Reviewed by Edith LaGraziana
In his biographical novel ‘The Way to Paradise’ the Peruvian writer and Nobel Prize laureate Mario Vargas Llosa displays the lives of the French trade unionist and early women’s rights activist Flora Tristán (7 April 1803 – 14 November 1844) and of her famous grand-son, the post-impressionist painter Paul Gauguin (7 June 1848 – 8 May 1903). The author highlights the common traits of their character as well as their search for the ideal and free life. When I first read the historical novel a few years ago, I was quite impressed by the double biography of those two outstanding and strong characters, so it seemed obvious to me to review it here.
Mario Vargas Llosa was born in Arequipa, Peru, in March 1936. Already as a teenager he took to writing and worked as a freelance journalist for local newspapers. While studying law and literature at the National University of San Marcos in Lima, Peru, he began to pursue his literary ambitions more seriously. His first short stories were published. For two years Mario Vargas Llosa continued his studies at the Complutense University of Madrid, Spain, and moved on to Paris in 1960 where he started to write with more verve. His first novel, ‘The Time of the Hero’ (‘La ciudad y los perros’), came out in 1963 and was an immediate success. In 1966 ‘The Green House’ (‘La casa verde’) followed receiving even more acclaim and being considered the finest as well as the most important of Mario Vargas Llosa’s novels up to the present day. During the following decades the prolific author brought out a new novel every three to four years along with non-fiction work. ‘The Way to Paradise’ (‘El paraíso en la otra esquina’ which in Spanish is the name of a children’s game, by the way) was first released in 2003. For his life’s work Mario Vargas Llosa was awarded the Nobel Prize in Literature in 2010.
‘The Way to Paradise’ starts in April 1844 in a room in Paris, France, when Flora Tristán awakes at four o’clock in the morning, the day when she travels to Auxerre where she’s expected to give a trade unionist speech. Memory takes her back to her childhood. As the illegitimate child of a rich Peruvian she grew up in Paris with her poor French mother whom she despised for her miserable existence and for giving her away to the first man who wanted to marry her, the owner of the graphics and lithography workshop where she had been an apprentice, a syphilitic and violent drunkard without any respect for women. Paul Gauguin’s story, too, is told mainly through flashbacks and streams of consciousness. The account begins in Mataiea, Marquesas Islands, in 1892, when the painter had already been living in the Pacific Islands for a couple of years. In the novel the lives of Flora Tristán and her famous grand-son are interweaved although in reality they never met as Flora Tristán died before her grand-son was born. Alternating their stories throughout the twenty-two chapters of the novel, Mario Vargas Llosa shows the parallels of their respective flight from the social conventions of their time. Flora Tristán left her husband and devoted her entire life to the fight for women’s rights, workers’ rights and socialism. Paul Gauguin gave up his comfortable existence and his family in France in order to be a painter who seeks inspiration not only abroad, but also in sexual excesses with often very young Polynesian women. Their longing for freedom implied that they both had to face many struggles and hardships along with failing health caused by syphilis.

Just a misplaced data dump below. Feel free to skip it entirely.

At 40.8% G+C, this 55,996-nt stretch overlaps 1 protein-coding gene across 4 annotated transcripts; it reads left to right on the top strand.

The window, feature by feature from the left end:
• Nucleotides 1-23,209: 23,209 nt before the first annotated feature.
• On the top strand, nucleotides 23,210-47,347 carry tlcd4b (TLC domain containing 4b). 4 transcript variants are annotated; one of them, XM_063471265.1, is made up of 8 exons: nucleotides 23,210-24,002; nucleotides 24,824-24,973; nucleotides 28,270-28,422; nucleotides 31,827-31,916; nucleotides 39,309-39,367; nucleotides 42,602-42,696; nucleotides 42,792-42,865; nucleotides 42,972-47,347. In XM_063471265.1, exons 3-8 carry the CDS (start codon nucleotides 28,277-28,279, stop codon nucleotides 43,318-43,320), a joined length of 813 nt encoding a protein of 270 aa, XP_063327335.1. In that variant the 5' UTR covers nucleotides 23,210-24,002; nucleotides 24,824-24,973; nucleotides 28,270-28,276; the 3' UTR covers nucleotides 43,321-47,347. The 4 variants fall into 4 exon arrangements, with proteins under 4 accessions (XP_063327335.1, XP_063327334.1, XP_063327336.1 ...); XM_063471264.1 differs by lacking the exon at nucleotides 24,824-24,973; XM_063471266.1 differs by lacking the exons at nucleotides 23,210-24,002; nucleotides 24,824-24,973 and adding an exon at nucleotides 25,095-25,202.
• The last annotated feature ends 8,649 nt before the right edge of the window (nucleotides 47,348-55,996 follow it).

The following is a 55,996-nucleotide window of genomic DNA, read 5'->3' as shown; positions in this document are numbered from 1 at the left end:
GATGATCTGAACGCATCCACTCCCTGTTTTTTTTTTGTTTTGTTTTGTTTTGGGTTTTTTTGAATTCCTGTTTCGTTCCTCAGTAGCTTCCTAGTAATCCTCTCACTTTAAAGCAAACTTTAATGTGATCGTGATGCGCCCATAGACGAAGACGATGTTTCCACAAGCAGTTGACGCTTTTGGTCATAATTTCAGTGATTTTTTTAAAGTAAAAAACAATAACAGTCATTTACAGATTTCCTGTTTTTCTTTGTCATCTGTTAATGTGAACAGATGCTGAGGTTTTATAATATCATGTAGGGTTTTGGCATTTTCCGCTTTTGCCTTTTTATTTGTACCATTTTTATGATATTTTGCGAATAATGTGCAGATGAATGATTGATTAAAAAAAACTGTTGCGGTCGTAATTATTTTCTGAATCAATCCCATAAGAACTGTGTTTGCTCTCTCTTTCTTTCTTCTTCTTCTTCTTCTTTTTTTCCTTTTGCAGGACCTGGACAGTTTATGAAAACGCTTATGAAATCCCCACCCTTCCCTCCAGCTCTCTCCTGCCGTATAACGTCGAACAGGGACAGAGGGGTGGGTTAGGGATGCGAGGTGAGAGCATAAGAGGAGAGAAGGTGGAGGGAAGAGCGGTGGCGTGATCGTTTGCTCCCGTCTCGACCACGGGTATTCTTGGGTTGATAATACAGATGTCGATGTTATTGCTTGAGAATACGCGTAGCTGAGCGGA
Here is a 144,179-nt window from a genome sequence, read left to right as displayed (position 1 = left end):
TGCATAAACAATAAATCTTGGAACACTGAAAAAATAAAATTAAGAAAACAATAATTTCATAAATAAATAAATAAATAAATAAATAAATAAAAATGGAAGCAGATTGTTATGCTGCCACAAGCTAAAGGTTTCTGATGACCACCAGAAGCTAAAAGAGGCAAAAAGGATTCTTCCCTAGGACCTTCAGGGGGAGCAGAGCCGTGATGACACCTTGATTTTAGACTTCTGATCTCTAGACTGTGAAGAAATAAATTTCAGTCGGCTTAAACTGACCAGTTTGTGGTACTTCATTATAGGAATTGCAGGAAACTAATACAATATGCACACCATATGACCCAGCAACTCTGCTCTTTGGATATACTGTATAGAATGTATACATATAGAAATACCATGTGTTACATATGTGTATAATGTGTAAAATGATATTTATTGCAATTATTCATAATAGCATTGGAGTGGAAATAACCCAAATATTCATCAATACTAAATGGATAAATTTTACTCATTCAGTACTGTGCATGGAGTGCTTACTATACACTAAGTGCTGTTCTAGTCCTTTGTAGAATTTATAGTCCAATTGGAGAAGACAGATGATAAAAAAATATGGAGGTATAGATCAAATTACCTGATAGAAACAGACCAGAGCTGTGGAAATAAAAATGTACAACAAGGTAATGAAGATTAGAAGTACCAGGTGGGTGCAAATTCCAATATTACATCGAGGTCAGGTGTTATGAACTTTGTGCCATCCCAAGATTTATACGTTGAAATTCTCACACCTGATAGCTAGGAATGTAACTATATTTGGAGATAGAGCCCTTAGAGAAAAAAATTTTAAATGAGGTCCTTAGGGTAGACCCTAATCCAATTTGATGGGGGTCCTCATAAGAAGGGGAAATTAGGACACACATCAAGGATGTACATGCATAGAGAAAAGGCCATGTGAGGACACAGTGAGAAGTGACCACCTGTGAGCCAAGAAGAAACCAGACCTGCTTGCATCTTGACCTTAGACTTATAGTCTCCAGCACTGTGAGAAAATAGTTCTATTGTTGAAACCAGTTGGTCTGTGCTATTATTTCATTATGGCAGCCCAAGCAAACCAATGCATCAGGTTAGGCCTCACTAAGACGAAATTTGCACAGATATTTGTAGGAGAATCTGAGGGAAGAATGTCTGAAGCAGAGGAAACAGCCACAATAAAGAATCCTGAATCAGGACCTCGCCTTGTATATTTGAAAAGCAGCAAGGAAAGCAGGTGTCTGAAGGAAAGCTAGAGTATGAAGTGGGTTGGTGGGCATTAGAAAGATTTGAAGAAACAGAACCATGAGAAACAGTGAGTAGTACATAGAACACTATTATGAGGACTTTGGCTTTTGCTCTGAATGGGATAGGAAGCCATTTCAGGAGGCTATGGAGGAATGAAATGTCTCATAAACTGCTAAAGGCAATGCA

Overall ‘The Way to Paradise’ gives an interesting insight into the character of those two historical figures who themselves never arrived in paradise, but inspired others to follow their way and continue their strivings for an ideal life and society. I’m not in the position to judge the historical accuracy of the novel, to me it seems close enough to the facts, though, and it introduced me to Flora Tristán who I had never heard of before. The narrative is written in a style that can capture readers like me and that shows that the author was an experienced one who knew what he did. At any rate, I enjoyed reading the book very much although critics say that in this novel Mario Vargas Llosa didn’t show his usual genius. I can’t judge it since ‘The Way to Paradise’ is the only work of Mario Vargas Llosa that I know so far. Besides, there’s no accounting for tastes, is there?
Original post on Edith's Miscellany:
Original post on Edith's Miscellany: